Its high winged shape with a rocker bottom allows riders to carve into the wake and glide across the water’s surface with minimal drag. When the boat makes a turn, the rider on the inside will teeter deep into the wake, while the other rider rises up high above. The Poparazzi is very popular and highly rated.
Towables tubes are made up of a bladder, which is the tube itself, a cover, handles, valve, and one or more tow points. Bladders are made of PVC and the thickness is measured in G, or Gauge, most of which seems to run between 24 G and 30 G. The larger the tube and the more riders it carries, the thicker the gauge.
Don't worry if the tube you're contemplating has a combination of gauges. This is normal and common for tubes that have more than one air chamber, as it keeps both the weight and the cost down. The main bladder where the riders sit takes the most abuse and may be 30 G while the seat backs, fins, or side flaps may have 24 G.
Bladders are covered with tough nylon material, with the thickness and weight measured in deniers. 420 denier is good and may be all you need; on the other hand, a monster tube that carries several riders and takes a beating on the waves may boast 840. This is the ultra-tough stuff.
A good quality tube will have neoprene knuckle guards underneath the handles, and the really comfortable tubes also offer EVA padding where you sit, kneel, or lie. When you're spending the day hanging on for dear life and being bumped (or even slammed) over waves and wakes, you'll appreciate this extra protection.
Boston valves or speed safety valves will let you inflate and deflate your tube quickly (to deflate a Boston, simply untwist the entire valve), so you can spend more time on the water. These valves are designed to not let the air out while inflating, which saves a lot of frustration.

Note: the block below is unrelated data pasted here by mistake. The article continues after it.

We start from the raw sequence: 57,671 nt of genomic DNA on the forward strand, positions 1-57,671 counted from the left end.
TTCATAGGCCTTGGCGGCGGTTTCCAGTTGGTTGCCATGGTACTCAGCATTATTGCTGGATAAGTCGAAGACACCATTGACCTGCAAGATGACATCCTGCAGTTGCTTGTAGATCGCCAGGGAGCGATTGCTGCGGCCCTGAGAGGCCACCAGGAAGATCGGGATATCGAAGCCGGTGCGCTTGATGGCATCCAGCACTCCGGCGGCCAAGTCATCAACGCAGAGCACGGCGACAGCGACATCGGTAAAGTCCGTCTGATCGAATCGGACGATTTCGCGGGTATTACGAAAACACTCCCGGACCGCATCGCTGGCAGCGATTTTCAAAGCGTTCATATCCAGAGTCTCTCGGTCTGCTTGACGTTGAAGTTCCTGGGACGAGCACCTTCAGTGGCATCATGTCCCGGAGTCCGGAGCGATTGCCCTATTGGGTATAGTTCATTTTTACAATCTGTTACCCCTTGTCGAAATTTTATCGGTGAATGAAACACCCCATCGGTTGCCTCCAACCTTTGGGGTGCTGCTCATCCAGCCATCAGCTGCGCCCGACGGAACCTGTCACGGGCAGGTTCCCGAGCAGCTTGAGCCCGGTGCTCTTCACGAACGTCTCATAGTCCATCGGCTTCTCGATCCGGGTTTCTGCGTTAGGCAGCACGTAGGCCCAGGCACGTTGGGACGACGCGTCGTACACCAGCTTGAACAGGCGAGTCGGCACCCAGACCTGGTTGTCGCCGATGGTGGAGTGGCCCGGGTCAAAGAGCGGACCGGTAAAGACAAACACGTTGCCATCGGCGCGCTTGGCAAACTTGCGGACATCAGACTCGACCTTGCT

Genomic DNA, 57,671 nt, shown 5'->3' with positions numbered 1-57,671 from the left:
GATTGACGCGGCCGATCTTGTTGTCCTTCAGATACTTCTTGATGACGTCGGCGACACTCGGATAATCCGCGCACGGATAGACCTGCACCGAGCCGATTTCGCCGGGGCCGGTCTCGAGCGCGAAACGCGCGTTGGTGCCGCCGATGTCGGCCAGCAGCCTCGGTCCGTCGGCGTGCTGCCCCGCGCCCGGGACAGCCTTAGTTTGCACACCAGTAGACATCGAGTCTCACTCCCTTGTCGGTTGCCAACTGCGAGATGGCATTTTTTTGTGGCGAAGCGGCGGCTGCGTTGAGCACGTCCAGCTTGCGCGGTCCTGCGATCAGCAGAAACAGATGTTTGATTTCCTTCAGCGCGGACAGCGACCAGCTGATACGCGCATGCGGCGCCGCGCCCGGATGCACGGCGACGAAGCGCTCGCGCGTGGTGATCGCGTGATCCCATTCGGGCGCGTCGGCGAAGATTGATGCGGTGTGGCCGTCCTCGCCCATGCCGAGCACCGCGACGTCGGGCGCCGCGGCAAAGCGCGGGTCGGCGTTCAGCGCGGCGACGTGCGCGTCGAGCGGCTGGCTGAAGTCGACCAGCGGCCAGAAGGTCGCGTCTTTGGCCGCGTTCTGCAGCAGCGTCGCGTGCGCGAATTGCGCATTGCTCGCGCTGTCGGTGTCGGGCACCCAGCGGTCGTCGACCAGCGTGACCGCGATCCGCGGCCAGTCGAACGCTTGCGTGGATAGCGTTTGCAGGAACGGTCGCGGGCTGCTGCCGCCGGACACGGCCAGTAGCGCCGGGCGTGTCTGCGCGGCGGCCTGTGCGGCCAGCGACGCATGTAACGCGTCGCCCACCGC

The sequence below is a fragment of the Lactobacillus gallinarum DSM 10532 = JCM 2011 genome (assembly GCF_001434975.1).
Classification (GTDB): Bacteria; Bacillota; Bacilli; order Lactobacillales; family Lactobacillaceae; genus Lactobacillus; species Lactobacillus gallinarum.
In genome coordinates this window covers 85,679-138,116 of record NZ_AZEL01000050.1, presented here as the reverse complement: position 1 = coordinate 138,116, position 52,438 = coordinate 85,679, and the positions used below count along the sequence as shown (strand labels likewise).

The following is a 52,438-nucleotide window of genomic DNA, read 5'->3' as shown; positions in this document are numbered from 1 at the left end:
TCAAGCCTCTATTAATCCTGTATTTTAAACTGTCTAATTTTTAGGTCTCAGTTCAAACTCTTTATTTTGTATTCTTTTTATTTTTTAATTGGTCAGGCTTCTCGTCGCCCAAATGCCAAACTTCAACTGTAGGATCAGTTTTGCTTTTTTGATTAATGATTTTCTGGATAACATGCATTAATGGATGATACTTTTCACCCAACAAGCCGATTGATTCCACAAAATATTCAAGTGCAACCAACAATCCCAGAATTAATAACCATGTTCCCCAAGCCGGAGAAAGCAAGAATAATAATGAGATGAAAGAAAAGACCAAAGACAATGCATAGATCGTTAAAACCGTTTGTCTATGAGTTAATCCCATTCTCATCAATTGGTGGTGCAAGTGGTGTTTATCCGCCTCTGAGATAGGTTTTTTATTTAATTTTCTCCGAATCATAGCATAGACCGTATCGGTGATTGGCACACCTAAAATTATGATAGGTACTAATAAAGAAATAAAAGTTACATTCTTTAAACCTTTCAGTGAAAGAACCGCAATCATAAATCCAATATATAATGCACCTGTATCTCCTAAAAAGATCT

Accessories for Towable Tubes
Don't forget the pump--you're going to need it! Portable pumps for tubes range from manual pumps to portable electrical units. Bear in mind that a towable must be inflated to the correct pressure to function properly.
Everyone knows they can't get far on these things without a tow rope, but what everyone doesn't know is that special ropes designed just for towable tubes must be used. And there are different tow ropes made for different sized tubes and the maximum weight of the riders.
Also, towables produce a large amount of resistance in the water, which reduces during planing. The forces created prior to planing are huge and are transferred to the tube and to the boat. Therefore, towables tubes such as a three-person tube or larger, requires a much stronger tow rope and hardware than for a small tube for one or two riders.
Never attempt to use wakeboard, water ski, or knee boarding ropes to pull towable tubes! These ropes are not designed to pull the same amount of weight and resistance, and don't have the same tensile strength as tubing ropes. This chart from Airhead should be of help when deciding on tow rope.
Also, inspect your tow rope before each use and don't use rope that is frayed, sun damaged, or has knots in it. As for the length, the rope must be a minimum of 50 feet and maximum of 65 feet.
Finally, if you'd like to keep your tow rope up out of the water and give your tube riders a more comfortable ride, consider using a Booster Ball. This football-shaped accessory is designed to make your day of tubing even better. Modeled after an inflatable buoy, a tow rope is connected to both ends. This helps keep the rope elevated, which reduces drag and adds visibility.